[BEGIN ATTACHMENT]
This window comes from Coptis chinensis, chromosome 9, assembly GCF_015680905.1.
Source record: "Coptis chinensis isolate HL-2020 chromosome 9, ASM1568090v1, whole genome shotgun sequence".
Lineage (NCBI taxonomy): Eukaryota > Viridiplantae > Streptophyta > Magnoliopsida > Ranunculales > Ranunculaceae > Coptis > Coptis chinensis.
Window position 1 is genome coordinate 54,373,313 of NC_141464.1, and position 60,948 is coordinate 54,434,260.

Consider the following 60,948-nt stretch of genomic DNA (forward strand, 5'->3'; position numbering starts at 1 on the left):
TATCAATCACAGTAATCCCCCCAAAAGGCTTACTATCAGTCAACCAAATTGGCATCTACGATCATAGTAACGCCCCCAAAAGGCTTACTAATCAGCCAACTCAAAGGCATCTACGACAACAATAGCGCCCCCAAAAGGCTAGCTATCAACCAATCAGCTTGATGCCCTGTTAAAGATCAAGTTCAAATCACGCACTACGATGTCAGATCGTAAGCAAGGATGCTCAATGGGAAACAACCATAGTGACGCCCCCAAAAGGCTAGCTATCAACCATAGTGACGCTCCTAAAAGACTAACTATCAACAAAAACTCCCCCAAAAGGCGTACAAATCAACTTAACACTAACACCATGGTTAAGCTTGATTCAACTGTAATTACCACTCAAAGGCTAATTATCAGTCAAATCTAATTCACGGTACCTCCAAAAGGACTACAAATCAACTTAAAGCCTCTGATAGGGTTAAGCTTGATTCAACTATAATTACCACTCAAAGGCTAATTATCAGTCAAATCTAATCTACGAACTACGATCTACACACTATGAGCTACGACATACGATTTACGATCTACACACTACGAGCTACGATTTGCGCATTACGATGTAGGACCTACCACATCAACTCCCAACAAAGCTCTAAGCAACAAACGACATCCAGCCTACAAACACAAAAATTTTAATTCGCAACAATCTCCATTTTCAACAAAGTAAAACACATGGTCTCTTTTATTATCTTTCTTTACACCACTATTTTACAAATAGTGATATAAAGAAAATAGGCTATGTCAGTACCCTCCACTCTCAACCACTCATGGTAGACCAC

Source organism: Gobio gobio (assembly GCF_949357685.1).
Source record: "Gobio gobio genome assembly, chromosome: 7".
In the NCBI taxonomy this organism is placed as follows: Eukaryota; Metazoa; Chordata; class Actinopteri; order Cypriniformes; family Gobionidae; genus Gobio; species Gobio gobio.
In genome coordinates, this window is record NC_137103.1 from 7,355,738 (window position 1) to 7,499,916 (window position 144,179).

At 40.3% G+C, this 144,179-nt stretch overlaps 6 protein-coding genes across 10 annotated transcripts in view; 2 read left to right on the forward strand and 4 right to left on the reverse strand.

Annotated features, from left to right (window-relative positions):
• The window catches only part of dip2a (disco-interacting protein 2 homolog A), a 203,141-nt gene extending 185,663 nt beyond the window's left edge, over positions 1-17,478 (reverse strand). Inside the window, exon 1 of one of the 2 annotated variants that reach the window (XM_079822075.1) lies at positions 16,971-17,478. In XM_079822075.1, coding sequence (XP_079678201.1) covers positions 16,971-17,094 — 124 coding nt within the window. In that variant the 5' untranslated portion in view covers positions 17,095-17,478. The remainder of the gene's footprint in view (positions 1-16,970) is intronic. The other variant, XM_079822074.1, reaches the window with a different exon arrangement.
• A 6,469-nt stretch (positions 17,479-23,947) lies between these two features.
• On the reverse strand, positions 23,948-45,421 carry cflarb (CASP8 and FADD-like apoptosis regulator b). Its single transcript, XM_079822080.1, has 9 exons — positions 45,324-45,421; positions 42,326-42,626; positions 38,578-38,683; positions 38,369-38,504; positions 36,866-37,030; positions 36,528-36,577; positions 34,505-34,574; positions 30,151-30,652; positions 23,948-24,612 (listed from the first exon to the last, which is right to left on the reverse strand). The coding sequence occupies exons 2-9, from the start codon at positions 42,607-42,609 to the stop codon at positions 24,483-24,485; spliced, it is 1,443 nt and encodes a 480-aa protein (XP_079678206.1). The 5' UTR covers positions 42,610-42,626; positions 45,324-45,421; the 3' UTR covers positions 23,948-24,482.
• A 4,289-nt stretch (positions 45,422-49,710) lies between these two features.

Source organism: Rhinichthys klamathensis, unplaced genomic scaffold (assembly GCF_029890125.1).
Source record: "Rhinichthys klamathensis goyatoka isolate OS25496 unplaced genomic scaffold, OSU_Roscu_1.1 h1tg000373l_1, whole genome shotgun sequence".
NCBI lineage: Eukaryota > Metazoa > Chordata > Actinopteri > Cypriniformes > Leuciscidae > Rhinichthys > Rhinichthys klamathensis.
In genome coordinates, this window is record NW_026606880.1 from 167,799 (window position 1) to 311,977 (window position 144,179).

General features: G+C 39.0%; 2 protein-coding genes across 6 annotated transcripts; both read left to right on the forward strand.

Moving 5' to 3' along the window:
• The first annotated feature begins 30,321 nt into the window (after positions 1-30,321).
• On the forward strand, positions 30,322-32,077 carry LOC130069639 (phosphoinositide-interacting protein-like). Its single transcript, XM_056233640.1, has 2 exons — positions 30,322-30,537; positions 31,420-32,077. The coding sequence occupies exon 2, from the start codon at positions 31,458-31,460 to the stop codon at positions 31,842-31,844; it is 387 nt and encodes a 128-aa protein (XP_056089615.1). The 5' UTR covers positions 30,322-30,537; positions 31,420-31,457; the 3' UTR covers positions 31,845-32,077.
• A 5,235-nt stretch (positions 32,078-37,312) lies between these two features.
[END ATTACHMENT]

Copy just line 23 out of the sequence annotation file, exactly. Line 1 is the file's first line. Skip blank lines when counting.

• The first annotated feature begins 30,321 nt into the window (after positions 1-30,321).